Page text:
How To Pee Without 'Splashback': Study Of Fluid Dynamics Unveils Best Tactic For Men

By Ben Wolford on November 8, 2013 11:17 AM EST

A pair of physicists at Brigham Young University are exploring excretory system from a slightly different angle.
A pair of physicists at Brigham Young University are exploring excretory system from a slightly different angle.

Physicists in Utah are looking into the science of urine excretion so you don't have to. And they say they've discovered the best way for men to minimize the mess.

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Some of their findings might be intuitive to most men: If you attack a urinal at 90 degrees, you'll bear the evidence of your folly on your pants every time. Narrow the angle, and you'll be much better off.

But the researchers, two physicists from Brigham Young University's Splash Lab, toyed with different surfaces and strategies that you might not have considered, according to a recent report on their work from the BBC. To get a sense of the problem, watch this video they made that shows how much ruckus falling pee can cause. 

The interesting thing here is that a urine stream isn't really a stream. It's more like a machine gun. After about six or seven inches, says the Splash Lab's Randy Hurd, the continuous pee flow breaks up into droplets. Those droplets gather velocity as they hurtle toward the tranquil surface of the toilet bowl water. On impact, the spray goes high and far as each droplet bores deeper into the water. Then the channel collapses like a swimming pool punctured by a cannon ball dive. Except the cannon balls (pee drops in this case) keep coming.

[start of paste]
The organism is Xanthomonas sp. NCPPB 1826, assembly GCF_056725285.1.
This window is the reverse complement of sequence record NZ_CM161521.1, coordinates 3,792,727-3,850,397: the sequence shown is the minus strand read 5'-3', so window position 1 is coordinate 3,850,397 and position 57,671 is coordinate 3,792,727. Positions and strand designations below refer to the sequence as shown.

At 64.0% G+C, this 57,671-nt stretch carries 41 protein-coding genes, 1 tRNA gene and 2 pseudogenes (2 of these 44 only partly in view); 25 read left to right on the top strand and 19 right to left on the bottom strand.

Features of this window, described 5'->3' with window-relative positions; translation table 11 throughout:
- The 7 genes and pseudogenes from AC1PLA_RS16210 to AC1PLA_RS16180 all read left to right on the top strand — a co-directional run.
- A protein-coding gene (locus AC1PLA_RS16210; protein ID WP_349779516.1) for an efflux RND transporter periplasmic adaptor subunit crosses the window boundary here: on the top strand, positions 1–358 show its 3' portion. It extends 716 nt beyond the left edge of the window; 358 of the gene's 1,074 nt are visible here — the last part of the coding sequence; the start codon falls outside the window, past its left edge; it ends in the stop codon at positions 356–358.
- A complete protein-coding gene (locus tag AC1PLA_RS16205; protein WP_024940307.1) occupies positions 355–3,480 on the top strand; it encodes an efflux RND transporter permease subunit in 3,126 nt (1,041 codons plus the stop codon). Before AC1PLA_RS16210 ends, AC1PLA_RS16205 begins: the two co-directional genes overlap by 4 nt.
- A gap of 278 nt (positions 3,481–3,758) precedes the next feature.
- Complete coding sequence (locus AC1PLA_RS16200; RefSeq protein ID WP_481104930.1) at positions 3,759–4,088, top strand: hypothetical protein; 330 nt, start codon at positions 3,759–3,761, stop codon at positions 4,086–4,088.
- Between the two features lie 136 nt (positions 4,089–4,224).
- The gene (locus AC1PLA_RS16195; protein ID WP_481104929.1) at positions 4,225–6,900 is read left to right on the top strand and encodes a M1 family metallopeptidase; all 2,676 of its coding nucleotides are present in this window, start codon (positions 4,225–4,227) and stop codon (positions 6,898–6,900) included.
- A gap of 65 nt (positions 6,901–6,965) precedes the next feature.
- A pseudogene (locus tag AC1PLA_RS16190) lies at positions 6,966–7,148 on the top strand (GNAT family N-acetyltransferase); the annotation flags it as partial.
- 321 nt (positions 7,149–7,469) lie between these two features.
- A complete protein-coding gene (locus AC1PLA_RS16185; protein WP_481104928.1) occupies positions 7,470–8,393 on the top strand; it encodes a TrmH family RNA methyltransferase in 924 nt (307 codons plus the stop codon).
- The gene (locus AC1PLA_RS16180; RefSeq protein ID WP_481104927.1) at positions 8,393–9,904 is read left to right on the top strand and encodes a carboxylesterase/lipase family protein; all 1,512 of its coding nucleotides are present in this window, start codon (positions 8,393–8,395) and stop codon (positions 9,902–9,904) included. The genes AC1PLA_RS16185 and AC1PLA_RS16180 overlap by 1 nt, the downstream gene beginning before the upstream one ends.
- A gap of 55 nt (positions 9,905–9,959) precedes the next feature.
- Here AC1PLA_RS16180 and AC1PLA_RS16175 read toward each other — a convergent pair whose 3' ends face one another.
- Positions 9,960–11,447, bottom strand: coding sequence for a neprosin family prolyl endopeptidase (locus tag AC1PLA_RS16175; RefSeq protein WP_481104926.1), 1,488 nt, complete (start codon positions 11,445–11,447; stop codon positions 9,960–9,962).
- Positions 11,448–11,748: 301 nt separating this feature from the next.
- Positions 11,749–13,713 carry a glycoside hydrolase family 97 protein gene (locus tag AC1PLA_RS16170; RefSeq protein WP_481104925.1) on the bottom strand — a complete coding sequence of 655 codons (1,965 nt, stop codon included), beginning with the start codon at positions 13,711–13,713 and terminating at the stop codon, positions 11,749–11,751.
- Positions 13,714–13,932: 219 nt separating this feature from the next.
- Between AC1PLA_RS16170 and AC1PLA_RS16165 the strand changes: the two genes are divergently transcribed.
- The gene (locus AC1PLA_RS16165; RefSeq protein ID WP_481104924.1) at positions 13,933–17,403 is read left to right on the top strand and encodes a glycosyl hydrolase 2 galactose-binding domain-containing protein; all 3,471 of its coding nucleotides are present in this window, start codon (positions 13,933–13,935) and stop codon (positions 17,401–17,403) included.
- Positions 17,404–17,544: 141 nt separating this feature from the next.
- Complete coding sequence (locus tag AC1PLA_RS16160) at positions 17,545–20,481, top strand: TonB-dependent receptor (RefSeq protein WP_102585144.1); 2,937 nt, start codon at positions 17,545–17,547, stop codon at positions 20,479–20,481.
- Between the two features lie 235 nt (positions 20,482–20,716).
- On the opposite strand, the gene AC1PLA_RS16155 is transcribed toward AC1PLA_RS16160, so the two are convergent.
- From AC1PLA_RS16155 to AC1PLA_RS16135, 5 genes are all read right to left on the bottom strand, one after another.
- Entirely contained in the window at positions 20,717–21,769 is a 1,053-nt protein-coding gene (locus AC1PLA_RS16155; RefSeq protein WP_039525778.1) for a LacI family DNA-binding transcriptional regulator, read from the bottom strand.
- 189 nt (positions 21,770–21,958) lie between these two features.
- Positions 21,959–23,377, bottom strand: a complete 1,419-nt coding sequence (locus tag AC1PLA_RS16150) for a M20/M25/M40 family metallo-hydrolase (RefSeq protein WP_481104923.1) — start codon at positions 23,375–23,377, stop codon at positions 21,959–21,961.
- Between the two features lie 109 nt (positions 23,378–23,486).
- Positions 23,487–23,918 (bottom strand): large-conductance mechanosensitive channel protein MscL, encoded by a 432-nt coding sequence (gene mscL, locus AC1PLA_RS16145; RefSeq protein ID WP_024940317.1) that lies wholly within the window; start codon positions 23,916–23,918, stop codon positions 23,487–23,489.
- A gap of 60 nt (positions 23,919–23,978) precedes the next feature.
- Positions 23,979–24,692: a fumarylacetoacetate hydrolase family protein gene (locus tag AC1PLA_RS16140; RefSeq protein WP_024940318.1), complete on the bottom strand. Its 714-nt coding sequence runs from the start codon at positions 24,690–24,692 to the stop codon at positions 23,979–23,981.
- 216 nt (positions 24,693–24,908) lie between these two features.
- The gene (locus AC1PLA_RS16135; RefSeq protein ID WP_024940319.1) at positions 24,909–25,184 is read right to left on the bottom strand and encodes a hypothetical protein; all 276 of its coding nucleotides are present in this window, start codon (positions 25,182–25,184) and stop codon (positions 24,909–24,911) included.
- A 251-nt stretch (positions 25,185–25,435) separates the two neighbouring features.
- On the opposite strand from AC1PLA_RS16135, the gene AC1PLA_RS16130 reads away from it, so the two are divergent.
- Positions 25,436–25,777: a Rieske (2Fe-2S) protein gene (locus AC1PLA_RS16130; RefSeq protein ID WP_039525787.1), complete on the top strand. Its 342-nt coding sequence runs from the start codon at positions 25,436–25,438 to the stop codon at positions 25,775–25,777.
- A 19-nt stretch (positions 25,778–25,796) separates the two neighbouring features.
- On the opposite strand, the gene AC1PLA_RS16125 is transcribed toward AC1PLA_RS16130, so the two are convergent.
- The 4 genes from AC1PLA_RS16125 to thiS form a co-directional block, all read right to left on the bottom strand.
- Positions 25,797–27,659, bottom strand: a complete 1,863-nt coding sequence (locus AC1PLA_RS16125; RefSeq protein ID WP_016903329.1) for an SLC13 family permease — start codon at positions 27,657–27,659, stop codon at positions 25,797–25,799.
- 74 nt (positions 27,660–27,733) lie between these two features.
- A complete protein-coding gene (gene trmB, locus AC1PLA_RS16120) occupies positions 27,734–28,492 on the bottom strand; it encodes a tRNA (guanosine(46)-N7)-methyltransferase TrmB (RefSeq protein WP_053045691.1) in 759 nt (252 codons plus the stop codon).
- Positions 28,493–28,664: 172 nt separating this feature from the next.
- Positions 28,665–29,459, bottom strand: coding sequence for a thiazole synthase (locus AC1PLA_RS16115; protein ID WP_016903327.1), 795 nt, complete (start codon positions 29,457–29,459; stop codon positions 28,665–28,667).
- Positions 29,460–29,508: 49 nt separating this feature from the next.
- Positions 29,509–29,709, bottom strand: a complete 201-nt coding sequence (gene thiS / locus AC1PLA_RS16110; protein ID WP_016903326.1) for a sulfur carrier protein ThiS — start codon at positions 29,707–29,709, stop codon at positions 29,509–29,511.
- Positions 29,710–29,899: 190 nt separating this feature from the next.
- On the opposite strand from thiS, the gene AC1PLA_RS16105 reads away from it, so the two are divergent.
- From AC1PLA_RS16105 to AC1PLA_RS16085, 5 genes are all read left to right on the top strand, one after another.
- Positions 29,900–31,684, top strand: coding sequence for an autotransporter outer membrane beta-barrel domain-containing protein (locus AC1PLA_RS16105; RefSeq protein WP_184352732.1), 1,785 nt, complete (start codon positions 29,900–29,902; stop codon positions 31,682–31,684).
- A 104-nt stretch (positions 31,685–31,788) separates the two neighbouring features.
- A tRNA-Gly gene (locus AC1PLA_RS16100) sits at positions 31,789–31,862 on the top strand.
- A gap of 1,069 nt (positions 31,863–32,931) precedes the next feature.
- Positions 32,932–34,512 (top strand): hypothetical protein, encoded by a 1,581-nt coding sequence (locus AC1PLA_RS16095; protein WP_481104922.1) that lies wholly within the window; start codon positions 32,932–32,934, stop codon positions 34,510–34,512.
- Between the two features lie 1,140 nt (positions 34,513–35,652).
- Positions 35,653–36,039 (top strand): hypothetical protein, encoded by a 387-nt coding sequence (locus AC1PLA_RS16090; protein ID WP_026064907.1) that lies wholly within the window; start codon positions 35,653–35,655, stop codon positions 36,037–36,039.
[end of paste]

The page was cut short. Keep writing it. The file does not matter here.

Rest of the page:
"People ask me, are you serious? I tell them yes, this may involve 12-year-old humor, but it's also a real problem," Professor Tadd Truscott told BBC News. "We've all been in disgusting toilets with puddles on the floor — these places are a breeding ground for bacteria."

The BYU Splash Lab guys will reveal their work at the upcoming 66th annual meeting of the American Physical Society's Division of Fluid Dynamics. (There's a conference for everything.) In the abstract of their work, they write: "In response to harsh and repeated criticisms from our mothers and several failed relationships with women, we present the splash dynamics of a simulated human male urine stream impacting rigid and free surfaces. Our study aims to reduce undesired splashing that may result from lavatory usage."

Their article is called "Urinal Dynamics."

It's funny, but it's also serious. They can get away with making a career out of experimenting with pee because clean bathrooms save lives. In hospitals and workplaces, it's actually a real health issue. Separate reseach from Harvard Medical School looked at the spray coming off of flushing toilets in hospitals to reveal how it sends potentially lethal bacteria into the air, according to the Physics arXiv Blog. Clostridium difficile, which spreads through feces, kills 14,000 people a year.

Suggestions from Hurd and Truscott, which can be found in this helpful YouTube video, boil down to getting closer to the urinal or toilet so that the stream doesn't break up into messy droplets. When in doubt, do as the ladies do and have a seat.

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